What you expose matters
The more skin you expose the more vitamin D your body will make. For example, exposing your back, tummy and upper thighs allows the body to produce more vitamin D than just the hands and face. Just remember to do this safely as per the tip above.
Never see pink
Never allow your skin to turn pink as this suggests skin damage. You might assume the longer you spend in the sun the more vitamin D you will make but you MUST strike a balance between allowing your skin to absorb enough UVB rays to make vitamin D WITHOUT causing damage to your skin and potentially increasing your risk for skin cancer. Refer back to the first tip for recommended time frames of exposure.
Know the UV index
Check the UV index each day, e.g., on the Met Office website, which tells us how strong the sun's UV rays are and when we might be at risk of burning. The higher the value, the greater the risk of sunburn and the less time it takes to damage your skin.
When you’re out in the heat and sunshine always ensure you’re staying well hydrated as when the heat index is high, physical activity, sweating and drinking alcohol increase your risk of dehydration and heat exhaustion. Sip water consistently throughout the day and keep an eye of the colour of your urine, which should remain a pale straw colour rather than dark yellow, which suggests dehydration.
Serotonin, the good mood chemical
Serotonin is an important brain chemical (neurotransmitter) for health, particularly for mood support, sleep and our ability to relax. 80-90% of your serotonin is made in your gut, which makes a healthy gut crucial if we want to ensure we are making good levels of this brain chemical.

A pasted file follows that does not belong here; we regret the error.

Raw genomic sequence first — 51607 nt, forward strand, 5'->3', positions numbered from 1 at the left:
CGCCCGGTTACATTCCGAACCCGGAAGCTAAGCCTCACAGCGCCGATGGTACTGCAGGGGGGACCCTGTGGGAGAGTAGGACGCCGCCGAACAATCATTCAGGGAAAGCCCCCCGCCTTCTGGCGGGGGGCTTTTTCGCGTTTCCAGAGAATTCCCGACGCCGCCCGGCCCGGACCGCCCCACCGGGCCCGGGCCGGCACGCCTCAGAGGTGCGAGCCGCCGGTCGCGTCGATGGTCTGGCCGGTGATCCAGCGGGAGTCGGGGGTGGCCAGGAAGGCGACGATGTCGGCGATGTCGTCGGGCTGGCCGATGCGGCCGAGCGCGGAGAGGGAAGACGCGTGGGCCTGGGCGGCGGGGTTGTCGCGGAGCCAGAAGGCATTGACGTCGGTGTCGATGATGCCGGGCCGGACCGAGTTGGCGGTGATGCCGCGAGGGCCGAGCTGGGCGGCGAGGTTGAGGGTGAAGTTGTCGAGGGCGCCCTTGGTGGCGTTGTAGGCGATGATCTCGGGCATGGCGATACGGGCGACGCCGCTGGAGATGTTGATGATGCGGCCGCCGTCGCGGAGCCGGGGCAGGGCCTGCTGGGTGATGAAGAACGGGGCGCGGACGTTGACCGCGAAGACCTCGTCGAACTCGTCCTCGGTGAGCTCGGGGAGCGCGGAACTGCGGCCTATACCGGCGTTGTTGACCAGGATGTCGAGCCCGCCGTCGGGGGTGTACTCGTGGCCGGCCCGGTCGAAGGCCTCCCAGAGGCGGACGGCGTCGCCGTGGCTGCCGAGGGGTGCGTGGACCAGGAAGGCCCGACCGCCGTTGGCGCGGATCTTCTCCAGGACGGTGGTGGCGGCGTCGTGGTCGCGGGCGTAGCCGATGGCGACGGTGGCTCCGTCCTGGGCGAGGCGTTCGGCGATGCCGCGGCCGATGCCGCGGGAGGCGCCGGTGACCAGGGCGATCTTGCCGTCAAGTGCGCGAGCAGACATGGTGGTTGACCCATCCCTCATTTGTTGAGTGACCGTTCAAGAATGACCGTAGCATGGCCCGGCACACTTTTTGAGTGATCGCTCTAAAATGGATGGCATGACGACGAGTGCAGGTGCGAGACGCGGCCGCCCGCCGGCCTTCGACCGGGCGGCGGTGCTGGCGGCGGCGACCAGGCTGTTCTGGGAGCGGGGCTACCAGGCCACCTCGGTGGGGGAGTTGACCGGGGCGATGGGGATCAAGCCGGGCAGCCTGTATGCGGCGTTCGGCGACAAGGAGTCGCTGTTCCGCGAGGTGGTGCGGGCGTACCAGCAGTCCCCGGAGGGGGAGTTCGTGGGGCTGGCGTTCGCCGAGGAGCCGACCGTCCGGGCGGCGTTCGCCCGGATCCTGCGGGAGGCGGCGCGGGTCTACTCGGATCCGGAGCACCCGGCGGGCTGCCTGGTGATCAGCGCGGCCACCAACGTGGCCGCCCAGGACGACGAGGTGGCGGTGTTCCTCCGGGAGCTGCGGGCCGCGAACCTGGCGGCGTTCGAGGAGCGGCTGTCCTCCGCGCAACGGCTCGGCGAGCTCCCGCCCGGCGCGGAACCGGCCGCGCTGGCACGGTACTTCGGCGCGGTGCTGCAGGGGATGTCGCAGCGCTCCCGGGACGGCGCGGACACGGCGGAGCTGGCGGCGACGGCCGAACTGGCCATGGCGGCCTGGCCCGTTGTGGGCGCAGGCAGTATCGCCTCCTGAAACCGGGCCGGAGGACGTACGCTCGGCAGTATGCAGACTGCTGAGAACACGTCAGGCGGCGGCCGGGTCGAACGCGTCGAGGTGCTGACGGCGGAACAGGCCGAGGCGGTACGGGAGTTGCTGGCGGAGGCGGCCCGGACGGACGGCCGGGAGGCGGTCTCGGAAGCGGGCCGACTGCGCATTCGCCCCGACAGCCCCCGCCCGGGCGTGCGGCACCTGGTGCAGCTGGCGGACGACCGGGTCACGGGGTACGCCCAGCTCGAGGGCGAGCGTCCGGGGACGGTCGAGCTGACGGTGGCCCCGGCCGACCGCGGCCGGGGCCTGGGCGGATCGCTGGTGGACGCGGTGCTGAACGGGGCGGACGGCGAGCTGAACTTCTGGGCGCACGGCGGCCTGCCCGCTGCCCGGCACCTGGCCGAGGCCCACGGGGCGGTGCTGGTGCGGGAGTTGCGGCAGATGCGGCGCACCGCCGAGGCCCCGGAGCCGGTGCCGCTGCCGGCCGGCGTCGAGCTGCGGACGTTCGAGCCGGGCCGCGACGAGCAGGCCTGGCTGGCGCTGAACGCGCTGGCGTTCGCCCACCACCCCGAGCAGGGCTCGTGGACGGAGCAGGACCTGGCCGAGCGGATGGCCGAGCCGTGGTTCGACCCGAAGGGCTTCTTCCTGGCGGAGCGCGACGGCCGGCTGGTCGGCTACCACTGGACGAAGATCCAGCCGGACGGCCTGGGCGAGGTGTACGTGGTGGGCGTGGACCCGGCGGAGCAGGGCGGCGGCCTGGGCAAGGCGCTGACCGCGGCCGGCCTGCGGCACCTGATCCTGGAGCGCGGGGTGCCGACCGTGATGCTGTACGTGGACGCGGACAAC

Research also shows that sunshine helps to boost serotonin levels! Too little sun exposure can result in low levels of serotonin, which is associated with an increased risk for depression, low mood and SAD (seasonal affective disorder) during darker months. Make the most of the sunnier months and try to spend as much time as you can outdoors (safe-guarding your skin as per the above) and reap the benefits of this happiness chemical!
Boost your antioxidants
UV radiation causes the production of free radicals and damage occurs to the cells in the body when the critical balance between free radical production (a normal by-product of many bodily processes) and antioxidant molecules is disturbed, in favour of more free radicals. Antioxidants fight free radical damage therefore it’s important to be making an effort to increase your intake of antioxidants in your diet.
Colourful fruits and vegetables are rich in antioxidants, which is why all our juices and shots are packed full of different colours of plants and why we encourage you to eat and drink the rainbow every day! The deep and bright colours of plants come from the phytonutrients that are protective to the plants themselves and generously plants transfer this protection over to us when we eat them! So, it’s really important to eat plants from all the different colour categories; reds, oranges, yellows, purples, greens, whites and browns.
Summer is all about fun, the outdoors, energy and connection whether on holiday abroad, in the UK or both. Now that you are armed with more knowledge and insight into the benefits of the sun and how to enjoy it safely, we invite you to go forth and make the most of every day of it! What are your favourite tips from this blog? We love hearing from you so feel free to drop us an email or DM us over Instagram.